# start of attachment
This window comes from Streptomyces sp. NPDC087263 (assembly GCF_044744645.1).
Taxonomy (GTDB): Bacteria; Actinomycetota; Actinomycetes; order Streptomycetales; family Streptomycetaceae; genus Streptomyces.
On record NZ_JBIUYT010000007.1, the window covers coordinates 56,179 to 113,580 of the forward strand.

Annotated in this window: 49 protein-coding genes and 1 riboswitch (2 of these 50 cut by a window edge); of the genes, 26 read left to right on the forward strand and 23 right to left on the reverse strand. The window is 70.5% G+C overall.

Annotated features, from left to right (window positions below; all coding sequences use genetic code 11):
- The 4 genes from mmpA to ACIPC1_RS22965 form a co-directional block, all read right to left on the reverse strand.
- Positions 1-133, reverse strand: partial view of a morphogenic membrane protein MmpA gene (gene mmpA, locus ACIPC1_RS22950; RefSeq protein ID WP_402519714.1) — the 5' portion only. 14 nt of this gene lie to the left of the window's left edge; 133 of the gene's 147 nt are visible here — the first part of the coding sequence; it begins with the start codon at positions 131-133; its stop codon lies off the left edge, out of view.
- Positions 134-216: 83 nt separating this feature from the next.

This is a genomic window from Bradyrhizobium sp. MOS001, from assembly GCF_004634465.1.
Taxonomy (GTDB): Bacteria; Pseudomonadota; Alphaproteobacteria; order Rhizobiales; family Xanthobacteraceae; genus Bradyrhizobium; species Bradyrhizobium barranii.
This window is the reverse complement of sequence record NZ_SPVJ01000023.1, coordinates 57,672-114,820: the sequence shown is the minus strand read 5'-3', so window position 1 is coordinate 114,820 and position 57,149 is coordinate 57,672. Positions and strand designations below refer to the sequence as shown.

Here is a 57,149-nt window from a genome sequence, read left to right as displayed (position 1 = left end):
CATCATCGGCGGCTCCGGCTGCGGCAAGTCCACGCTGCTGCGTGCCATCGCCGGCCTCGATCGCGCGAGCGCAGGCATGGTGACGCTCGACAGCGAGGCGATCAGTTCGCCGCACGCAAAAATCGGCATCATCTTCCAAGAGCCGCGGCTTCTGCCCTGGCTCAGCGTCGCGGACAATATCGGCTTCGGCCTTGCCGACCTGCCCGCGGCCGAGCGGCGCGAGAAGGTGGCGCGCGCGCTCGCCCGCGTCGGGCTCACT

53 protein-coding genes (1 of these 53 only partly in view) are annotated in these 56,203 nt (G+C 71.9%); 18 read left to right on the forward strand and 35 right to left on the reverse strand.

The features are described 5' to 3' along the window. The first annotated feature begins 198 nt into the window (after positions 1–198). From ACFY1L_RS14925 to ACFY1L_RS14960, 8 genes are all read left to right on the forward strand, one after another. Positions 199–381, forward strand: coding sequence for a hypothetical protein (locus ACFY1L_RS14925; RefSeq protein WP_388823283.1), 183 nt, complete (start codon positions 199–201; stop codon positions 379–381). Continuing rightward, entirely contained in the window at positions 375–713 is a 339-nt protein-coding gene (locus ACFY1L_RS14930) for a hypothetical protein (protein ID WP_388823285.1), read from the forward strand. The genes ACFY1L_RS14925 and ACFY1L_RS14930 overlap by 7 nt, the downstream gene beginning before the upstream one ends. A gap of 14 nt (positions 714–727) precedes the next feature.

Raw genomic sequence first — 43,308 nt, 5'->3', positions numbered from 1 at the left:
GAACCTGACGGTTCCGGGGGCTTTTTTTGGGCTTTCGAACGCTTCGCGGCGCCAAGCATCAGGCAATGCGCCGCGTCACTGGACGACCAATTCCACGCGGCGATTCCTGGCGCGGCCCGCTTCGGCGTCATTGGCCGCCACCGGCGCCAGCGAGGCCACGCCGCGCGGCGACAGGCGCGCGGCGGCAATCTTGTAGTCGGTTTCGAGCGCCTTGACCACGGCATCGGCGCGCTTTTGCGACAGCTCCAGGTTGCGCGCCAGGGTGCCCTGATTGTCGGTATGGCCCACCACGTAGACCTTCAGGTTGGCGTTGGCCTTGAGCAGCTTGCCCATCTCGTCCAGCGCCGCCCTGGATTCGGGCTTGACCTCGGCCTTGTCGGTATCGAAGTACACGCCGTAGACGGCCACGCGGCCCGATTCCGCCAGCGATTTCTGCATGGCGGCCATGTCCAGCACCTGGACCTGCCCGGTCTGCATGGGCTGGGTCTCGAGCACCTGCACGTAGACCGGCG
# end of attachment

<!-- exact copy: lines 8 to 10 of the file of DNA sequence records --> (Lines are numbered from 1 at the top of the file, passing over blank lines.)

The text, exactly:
- Positions 134-216: 83 nt separating this feature from the next.

This is a genomic window from Bradyrhizobium sp. MOS001, from assembly GCF_004634465.1.
Taxonomy (GTDB): Bacteria; Pseudomonadota; Alphaproteobacteria; order Rhizobiales; family Xanthobacteraceae; genus Bradyrhizobium; species Bradyrhizobium barranii.